Last thursday night, before Hurricane Frances lumbered across central Florida, Paul West of Neptune Beach prepared for the fury the way any self-respecting surfer would. "I was up all night cleaning my boards," he said on Friday.
This is an article from the Sept. 13, 2004 issue
Over the weekend, surfers along the Florida coast waited for the eye of the hurricane to pass beyond them in hope of catching a few precious hours of big waves. Other tropical storm systems around the world sent thrillseekers scrambling into the open waters.
Hurricane Howard, a Category 4 storm sitting 385 miles southwest of Cabo San Lucas, Mexico, tracked in 12-foot swells along the Southern California coastline and 15- to 18-footers in Baja. And Typhoon Songda, one of the most powerful storms to hit Okinawa in three decades, produced some of the most epic waves ever at the Quiksilver Pro surf contest about 900 miles northeast in Hebara, Japan. "It's pretty rare to have three major hurricanes cranking waves out at the same time," said Bill Sharp, who monitors surf conditions around the world for the Billabong Odyssey 100-foot wave contest. "Other than all the flooding and destruction, it's been a spectacular day for surfers."
While none of the storms produced record-breaking waves, pro surfers competing in Japan were initially worried that they hadn't brought adequate gear to ride the swells. For the first time in 27 years the Japanese stop on the world championship tour had been scheduled during the typhoon season, but dismal one- to two-foot waves on Sept. 1 stalled the contest. Two days later Songda, which generated 100-mph winds at its epicenter, unleashed massive swells that produced perfect six- to eight-foot surf off the coast of Hebara.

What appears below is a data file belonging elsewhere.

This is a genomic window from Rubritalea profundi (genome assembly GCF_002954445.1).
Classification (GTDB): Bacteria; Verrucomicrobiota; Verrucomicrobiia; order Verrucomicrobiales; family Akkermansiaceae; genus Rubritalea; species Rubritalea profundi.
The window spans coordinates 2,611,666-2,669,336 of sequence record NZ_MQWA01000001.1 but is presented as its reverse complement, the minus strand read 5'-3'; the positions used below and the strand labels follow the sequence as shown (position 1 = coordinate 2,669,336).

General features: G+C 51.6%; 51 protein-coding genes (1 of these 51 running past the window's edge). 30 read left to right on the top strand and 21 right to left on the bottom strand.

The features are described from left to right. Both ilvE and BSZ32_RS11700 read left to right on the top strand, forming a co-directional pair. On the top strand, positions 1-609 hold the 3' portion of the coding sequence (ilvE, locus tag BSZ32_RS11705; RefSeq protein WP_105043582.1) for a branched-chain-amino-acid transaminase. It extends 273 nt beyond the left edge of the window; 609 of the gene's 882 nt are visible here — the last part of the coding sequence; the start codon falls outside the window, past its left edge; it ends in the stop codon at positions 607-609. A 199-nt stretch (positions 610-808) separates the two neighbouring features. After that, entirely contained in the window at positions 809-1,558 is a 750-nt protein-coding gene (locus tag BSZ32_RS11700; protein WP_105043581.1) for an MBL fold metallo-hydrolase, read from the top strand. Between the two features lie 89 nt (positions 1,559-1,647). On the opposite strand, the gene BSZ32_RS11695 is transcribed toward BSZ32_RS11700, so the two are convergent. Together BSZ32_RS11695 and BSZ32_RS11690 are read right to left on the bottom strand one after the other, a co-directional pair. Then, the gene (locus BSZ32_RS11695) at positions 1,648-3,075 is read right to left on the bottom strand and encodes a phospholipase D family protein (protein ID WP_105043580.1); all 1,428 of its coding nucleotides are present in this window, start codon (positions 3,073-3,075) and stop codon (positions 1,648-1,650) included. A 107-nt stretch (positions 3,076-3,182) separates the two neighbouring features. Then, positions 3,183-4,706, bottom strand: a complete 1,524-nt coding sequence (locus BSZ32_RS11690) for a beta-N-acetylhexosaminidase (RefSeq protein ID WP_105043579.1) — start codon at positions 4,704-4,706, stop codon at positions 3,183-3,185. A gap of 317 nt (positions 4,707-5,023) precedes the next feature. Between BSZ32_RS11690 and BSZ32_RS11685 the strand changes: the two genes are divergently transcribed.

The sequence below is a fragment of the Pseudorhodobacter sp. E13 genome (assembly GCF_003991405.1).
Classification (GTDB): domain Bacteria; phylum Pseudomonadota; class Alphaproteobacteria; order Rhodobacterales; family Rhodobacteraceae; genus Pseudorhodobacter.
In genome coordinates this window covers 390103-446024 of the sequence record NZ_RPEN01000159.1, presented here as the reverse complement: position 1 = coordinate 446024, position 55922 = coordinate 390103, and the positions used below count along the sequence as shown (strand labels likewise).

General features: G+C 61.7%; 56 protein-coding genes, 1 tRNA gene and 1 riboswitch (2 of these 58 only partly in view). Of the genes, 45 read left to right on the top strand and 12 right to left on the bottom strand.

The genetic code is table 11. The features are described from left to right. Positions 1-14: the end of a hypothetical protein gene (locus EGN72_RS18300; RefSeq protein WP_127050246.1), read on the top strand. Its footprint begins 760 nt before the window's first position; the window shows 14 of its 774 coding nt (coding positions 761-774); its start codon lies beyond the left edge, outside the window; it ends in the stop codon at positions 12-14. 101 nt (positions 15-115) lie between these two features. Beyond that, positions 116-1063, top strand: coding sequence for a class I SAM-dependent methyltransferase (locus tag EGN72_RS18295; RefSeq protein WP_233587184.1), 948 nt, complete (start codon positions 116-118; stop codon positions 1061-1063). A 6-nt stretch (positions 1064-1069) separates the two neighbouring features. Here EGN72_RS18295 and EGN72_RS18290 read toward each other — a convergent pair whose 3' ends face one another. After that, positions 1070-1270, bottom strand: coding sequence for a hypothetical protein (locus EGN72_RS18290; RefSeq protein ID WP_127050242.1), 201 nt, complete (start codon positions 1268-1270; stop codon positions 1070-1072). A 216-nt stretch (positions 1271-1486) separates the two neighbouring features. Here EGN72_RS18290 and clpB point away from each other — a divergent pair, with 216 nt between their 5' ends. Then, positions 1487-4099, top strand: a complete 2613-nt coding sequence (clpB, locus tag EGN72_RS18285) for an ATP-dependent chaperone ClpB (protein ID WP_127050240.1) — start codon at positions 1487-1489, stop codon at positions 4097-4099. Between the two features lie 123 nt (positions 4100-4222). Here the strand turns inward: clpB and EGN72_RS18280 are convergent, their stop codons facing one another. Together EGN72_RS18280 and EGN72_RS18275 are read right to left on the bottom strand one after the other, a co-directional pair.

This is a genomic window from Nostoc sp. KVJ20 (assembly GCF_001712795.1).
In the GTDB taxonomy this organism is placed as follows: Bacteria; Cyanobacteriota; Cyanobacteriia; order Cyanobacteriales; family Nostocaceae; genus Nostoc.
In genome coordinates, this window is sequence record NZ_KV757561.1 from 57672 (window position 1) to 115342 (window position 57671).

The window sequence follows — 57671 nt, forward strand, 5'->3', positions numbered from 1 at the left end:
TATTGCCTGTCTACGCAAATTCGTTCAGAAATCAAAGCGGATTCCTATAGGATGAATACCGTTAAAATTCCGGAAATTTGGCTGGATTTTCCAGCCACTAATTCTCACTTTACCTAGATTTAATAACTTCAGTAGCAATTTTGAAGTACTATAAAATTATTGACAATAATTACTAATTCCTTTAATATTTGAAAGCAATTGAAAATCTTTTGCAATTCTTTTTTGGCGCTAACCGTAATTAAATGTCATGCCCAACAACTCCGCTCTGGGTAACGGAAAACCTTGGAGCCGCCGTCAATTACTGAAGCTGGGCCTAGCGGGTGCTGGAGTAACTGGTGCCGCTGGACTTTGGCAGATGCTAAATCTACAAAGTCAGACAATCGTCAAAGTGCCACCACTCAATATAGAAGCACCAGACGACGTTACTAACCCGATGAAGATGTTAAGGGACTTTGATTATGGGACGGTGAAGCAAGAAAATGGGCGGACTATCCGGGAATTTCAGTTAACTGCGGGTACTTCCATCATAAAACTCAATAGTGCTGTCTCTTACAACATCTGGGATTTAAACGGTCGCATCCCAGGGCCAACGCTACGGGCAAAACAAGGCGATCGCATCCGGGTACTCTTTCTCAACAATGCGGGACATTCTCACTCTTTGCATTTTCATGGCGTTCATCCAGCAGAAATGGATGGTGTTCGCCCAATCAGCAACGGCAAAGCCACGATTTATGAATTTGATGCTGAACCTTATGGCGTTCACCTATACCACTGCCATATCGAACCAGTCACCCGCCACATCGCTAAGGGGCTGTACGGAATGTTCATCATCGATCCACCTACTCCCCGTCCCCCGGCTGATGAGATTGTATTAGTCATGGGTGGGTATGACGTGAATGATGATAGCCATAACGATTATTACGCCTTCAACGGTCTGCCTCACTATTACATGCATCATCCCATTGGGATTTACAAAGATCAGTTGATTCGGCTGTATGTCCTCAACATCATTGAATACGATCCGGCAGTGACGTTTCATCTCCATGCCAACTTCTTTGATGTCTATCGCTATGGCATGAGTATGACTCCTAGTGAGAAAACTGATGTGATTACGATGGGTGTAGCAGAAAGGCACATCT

"I never thought we'd get waves like this in Japan. It's unreal. I was frothing a bit at the start because it was so fun," said Danny Wills, an Australian pro rider who had the day's highest score in the second of seven rounds of elimination. While Wills was knocked out in round 4, typhoon-enhanced swells lasted until the finals on Sunday, when C.J. Hobgood of Satellite Beach, Fla., beat Joel Parkinson of Australia. Hobgood caught a smooth, righthanded barrel in the last 40 seconds of the 30-minute heat for his second win of the season.
The unusually big summer waves along the California coastline meant thousands of hurricane surf junkies swarmed to the beaches. However, their thrill was short-lived, as it was for those trying to take advantage of Hurricane Frances. The strong winds that hit Florida produced choppy, washing-machine-like swirls that quickly flattened out when the storm subsided. "[In Florida] everyone is surf-starved during the summer, so there's always an incentive to stick around and get some water," said Mike Bloom, who, with his wife and two kids, stayed in their home in Jupiter, a mandatory evacuation area. "During hurricane season we're always ready to get out there and catch the waves. My surfboards are standing by the door."